This might be because, standing on the outside, it felt so much like an appendix to the events in Paris—after all, it did erupt just after the arrest of Salah Abdeslam by Belgian police. But it's more than that: Terrorism, which is supposed to be singular and shattering, is becoming normal. We saw something similar with the IRA's mainland campaign in the 1970s—so many bombings that they ended up becoming part of that same social fabric they were trying to disrupt. It's starting to fade into the background: just another worry, a paranoia among paranoias.

This is called compassion fatigue. It's always been common among nurses and paramedics: people who start out with a real horror of all the evil in the world and the determination to end it, but after a while something starts to fade, and they become cynical. Spend too much time around death, and it becomes ordinary. But now, this is happening to everyone. Take Syria, or the migrant crisis. At the beginning of the war, every new massacre or atrocity really was treated with the indignation and solidarity it deserved; when boats started sinking in the Mediterranean, people really were as horrified as they ought to have been by the cruel and capricious destruction of innocent lives. Today, if a bomb hits a market in Damascus and 30 people die, it's hardly even noticed. It already dissolves into the constant background of horror, the screaming we pretend not to hear: That's just the kind of thing that goes on over there. Attacks in Europe haven't reached that stage yet, but it's not hard to see it happening: How many more killings until they stop making the front page of the newspapers, until spectacularized violence becomes as unspectacular as car accidents, or homelessness, or any of the other things that tear away hundreds of lives without anyone feeling the need to do anything about it?

And this is monstrous: The value of people's lives shouldn't depend on where they live, or whether something similar had already happened to someone else. The only conceivably ethical response would be the refusal to ever stop caring about the suffering of others, and the only problem with this is that it can't be done. As Derrida put it, "the world is going very badly, it wears as it grows." Millions are starving, and millions are hopeless. Every day new corpses are churned out by a seemingly impersonal system burrowing its foundations deep into the planet's core. To mourn each victim with the sadness he or she deserves would make it impossible to ever really live. It's almost blasphemous to just go about your day when the everyday is being so systematically lacerated, or to ever enjoy yourself in the face of a tragedy that never lets up. This is why there's something very cruel about the occasional self-righteousness of the grief police: "Why do you care about this happening in Europe, but not this happening in Africa?" Because it's all too much. Compassion fatigue is a self-defense mechanism, a barrier against the world, the only shelter in which it's possible to survive.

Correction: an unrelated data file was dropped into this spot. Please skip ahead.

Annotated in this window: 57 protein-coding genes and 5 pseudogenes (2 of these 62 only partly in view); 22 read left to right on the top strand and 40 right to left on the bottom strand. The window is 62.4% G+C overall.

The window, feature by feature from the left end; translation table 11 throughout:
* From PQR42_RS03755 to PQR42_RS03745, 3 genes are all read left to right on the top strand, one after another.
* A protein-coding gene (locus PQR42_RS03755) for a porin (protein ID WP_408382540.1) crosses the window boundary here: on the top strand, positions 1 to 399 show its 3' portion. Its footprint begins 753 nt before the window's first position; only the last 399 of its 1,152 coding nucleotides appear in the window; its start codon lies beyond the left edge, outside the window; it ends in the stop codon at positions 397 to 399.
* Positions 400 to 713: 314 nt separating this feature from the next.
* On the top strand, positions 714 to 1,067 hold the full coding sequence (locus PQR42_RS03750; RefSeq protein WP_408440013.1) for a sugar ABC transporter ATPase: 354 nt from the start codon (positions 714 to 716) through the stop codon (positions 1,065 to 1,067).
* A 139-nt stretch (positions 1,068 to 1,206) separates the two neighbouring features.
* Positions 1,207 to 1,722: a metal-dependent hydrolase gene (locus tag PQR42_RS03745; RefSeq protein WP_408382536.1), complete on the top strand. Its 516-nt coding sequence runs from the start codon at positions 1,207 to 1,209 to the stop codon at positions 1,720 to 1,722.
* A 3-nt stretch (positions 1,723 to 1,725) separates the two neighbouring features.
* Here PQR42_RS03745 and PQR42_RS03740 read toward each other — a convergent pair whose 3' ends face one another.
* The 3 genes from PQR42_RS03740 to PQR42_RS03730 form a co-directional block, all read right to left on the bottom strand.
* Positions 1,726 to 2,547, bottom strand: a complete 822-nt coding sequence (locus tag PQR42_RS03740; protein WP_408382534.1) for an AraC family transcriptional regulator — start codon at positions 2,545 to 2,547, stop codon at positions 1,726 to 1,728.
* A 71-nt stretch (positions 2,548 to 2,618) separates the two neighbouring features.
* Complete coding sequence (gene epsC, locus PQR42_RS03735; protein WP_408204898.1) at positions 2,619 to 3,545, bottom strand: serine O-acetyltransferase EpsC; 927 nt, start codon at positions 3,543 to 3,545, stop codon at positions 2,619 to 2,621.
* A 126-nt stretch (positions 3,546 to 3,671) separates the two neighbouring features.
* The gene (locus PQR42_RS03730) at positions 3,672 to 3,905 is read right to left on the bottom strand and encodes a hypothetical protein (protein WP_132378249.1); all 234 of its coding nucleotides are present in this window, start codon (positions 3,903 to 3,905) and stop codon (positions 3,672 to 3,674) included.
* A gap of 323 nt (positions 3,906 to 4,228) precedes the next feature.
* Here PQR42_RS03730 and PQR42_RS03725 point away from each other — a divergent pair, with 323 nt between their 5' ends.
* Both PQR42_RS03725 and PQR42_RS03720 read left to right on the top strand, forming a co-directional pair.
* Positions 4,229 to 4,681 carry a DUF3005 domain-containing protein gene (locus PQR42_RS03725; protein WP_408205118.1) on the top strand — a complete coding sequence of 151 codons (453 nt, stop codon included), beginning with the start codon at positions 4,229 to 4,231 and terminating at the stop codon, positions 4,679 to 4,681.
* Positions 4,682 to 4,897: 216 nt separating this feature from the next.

The sad fact is that caring about the victims of tragedy, however morally necessary, doesn't really do anything. The frightening fact is that things don't have to be like this. And it's frightening because it replaces the impossible duty of infinite compassion with a duty that's entirely achievable but very, very hard: to find out why things are so bad, and to actually work to make them better.